Back acne is caused when a buildup of dirt, oil, dead skin cells, sweat, and/or other debris is trapped in the pores of the skin. Clogged pores can trigger an increased production of sebum from the oil glands, known as sebaceous glands, which can further contribute to the buildup of debris in the clogged follicles. Sometimes, when the pores are clogged, bacteria known as cutibacterium can become trapped within the pores, which leads to an inflammatory reaction and more painful pimples. The pores on the back are also particularly susceptible to sweat acne, which can occur when sweat, friction, and heat combine to clog pores and trap cutibacterium on the surface of the skin. Friction can be caused by backpack straps, sports equipment, non-wicking clothing, hats, and headbands. When friction is involved in causing an acne breakout, this is known acne mechanica. Luckily, there are some easy lifestyle changes that patients can make to decrease your risk of developing acne mechanica on the back.

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Why do I have back acne?

There are many risk factors that can contribute to the development of back acne:

Family History: There are biological factors that are a risk in the development of acne on the back and patients who have a history of acne breakouts in their family may be more susceptible to breakouts themselves. Additionally, if there is a family history of overactive sebaceous glands, you may be more likely to have a higher sebum production, which can lead to a higher risk of pores getting clogged with oil.

Hormone Shifts: Changes in levels of hormones can also contribute to the development of acne on the back. People who are going through puberty and pregnant people may be more likely to experience body acne due to the hormone fluctuations occurring.

Poor Hygienic Practices: You may be more likely to develop zits on your back if you do not practice proper hygiene. After a workout or any form of intense sweating, sweat can get trapped on the surface of the skin if you stay in sweaty clothes or do not shower right away. Sweat that remains on the surface of the skin can trap bacteria on the skin and lead to a breakout. Additionally, if you do not change your sheets and pillowcase frequently, dirt, dead skin cells, and other debris can remain on the surface and clog the pores.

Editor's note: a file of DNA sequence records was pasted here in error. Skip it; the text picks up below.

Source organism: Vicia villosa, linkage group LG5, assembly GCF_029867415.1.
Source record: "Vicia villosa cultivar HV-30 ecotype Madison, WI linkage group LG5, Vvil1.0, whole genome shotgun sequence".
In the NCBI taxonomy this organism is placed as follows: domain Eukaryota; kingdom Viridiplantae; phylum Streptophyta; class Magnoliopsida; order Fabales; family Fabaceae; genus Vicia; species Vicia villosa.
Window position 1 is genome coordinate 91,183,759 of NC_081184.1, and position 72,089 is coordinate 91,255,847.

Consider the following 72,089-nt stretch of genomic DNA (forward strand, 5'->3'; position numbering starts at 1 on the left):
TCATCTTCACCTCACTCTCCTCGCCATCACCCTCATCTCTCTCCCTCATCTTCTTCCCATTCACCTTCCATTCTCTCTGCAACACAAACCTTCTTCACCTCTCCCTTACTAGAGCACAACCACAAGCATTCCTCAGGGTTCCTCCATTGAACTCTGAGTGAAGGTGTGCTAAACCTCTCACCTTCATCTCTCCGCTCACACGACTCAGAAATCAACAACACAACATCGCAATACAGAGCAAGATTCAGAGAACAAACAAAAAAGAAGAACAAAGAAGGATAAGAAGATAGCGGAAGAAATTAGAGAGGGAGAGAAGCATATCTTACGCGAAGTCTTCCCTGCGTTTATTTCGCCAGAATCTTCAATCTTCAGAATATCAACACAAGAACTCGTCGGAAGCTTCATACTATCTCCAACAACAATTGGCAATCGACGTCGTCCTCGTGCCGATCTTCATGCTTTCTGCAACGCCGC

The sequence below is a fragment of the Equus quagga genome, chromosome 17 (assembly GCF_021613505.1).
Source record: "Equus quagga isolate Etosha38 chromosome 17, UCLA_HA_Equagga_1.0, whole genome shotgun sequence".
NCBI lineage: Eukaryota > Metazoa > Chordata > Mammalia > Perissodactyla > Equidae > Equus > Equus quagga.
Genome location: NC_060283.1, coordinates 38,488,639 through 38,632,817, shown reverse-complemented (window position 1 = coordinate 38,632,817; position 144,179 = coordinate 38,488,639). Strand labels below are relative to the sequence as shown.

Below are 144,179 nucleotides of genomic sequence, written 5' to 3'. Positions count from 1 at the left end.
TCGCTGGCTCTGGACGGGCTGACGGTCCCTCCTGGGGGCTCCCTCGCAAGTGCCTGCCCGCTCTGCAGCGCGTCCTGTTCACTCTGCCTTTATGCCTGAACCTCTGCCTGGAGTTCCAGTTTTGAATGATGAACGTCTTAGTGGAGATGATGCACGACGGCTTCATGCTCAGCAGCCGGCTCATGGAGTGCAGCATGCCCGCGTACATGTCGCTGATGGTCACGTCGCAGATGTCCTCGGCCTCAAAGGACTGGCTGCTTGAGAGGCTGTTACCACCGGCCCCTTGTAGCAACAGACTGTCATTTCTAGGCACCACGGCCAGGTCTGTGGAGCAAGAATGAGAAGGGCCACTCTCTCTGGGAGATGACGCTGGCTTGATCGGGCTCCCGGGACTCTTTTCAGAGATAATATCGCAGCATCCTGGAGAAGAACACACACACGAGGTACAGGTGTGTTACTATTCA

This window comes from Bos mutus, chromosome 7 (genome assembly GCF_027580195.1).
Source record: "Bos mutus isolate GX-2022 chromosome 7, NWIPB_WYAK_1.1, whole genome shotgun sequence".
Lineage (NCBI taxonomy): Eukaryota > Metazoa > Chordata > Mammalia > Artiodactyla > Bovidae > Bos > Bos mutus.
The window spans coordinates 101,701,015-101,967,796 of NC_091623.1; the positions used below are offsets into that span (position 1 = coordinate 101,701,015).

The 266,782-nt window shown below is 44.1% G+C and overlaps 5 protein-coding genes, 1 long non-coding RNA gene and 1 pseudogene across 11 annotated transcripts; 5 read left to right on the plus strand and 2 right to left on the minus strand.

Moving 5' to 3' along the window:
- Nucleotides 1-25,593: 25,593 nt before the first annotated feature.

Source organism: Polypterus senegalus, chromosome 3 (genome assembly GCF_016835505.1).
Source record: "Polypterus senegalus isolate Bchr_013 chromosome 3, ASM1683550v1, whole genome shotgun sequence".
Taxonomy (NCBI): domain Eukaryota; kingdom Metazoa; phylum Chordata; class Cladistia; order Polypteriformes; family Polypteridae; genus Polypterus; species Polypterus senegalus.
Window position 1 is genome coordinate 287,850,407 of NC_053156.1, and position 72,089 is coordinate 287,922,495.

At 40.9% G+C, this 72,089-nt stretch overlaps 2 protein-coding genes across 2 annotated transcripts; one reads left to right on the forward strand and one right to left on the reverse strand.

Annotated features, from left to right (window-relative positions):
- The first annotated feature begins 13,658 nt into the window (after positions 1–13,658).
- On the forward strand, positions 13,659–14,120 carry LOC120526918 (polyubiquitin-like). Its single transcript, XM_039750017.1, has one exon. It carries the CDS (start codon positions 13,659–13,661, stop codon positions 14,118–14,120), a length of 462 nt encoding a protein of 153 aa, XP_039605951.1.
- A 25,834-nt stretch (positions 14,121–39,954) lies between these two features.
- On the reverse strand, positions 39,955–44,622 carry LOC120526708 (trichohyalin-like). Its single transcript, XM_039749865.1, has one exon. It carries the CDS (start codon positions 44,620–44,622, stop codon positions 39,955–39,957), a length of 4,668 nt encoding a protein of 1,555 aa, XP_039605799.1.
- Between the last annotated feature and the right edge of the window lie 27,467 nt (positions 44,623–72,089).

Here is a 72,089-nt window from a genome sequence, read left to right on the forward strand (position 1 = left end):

Diet: Diets that are high on the glycemic index, meaning rich in carbohydrates and sugars, can trigger acne breakouts. Foods that increase your blood sugar level, include breads, sugary pastries, cereals, milk, and soda, can also lead to increased likelihood of back acne breakouts.

Friction: Acne mechanica is more likely to occur when there is friction between an article of clothing or equipment and the skin, and is especially exacerbated when there is sweat in the area. When it comes to the back specifically, back acne can form in the area where the shoulder straps of a backpack rub against the back or other sports equipment or clothing.

Medication: There are some prescription medications that can increase your likelihood of developing body acne, including corticosteroids, androgens (also known as male hormones), and lithium.

Skin care: Skin care products that are heavier, such as some lotions and creams, may have a high oil content and can therefore contribute to clogging the pores. Some patients also may scrub their backs but the friction can actually contribute to the development of acne.

High Stress: Patients who are struggling with a stressful environment or anxiety may be more likely to develop acne breakouts across the body. Stress can lead to the overproduction of certain hormones, which can, in turn, trigger the increased production of sebum from the oil glands. This increased sebum production can clog the pores and contribute to bacne breakouts.

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How to prevent back acne

While some of the risk factors for developing acne are biological, such as family history or changes in hormones, many risk factors are behavioral and can thus be adjusted in order to decrease the risk of acne on the back.

Hygienic Practices: One way to prevent back acne is to improve your hygienic practices, particularly surrounding work outs and other activities that make you sweat. To start, it is better to wear moisture-wicking, loose-fitting workout clothes during activities. Breathable fabrics will help to reduce the amount of sweat being trapped on the surface of the skin. Further, it is best to shower as soon as possible after a workout in order to wash away any sweat that has remained on your skin. Dr. Green recommends the use of an oil-free body wash.

Reducing Friction: As acne mechanica forms as a result of sweat and friction, to prevent breakouts on the back it is important to reduce the use of equipment that may rub up against the skin. Instead of wearing a backpack, try an over the shoulder or rolling bag to reduce the friction of straps down the back. If you must share sports equipment, make sure to wash it in between each use.

Use Oil-Free Skin Care Products: In order to reduce oily skin, it is important to keep the skin hydrated with light, oil-free cleansers, lotions, face wash, and body wash. When looking for this type of product at the store, look for labels that say “noncomedogenic” or “oil-free.”

Wear Sunscreen: Exposure to the sun can dry out the skin, which can then lead to an overproduction of sebum. The increased sebum levels can clog the pores and lead to acne blemishes. For that reason, it is very important to wear sunscreen anytime you are outside during the day in order to protect your skin from a variety of skin conditions, including acne and rosacea.